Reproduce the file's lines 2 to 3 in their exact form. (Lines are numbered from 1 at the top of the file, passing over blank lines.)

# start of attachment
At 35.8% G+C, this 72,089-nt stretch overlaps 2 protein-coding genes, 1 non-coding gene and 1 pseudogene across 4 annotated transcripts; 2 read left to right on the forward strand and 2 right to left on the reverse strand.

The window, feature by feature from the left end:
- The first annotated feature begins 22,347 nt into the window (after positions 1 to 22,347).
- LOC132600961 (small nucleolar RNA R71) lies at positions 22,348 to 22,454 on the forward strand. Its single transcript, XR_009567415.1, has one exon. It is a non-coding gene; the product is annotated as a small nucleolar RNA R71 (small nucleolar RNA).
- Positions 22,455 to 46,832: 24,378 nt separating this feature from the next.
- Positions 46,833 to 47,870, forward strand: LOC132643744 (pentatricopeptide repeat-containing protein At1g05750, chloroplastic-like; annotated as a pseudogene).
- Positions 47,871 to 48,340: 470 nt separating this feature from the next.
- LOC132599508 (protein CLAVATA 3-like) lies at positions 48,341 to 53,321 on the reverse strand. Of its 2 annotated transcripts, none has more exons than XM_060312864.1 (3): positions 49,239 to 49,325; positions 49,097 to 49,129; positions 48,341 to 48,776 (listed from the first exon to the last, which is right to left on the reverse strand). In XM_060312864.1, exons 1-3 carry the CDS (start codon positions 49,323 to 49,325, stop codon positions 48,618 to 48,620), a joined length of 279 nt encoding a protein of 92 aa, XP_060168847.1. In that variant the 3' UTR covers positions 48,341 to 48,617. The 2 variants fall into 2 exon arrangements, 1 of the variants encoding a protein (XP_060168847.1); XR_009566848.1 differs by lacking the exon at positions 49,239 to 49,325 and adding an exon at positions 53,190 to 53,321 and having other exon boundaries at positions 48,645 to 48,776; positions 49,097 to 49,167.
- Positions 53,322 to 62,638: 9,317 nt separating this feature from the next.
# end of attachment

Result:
The window, feature by feature from the left end:
- The first annotated feature begins 22,347 nt into the window (after positions 1 to 22,347).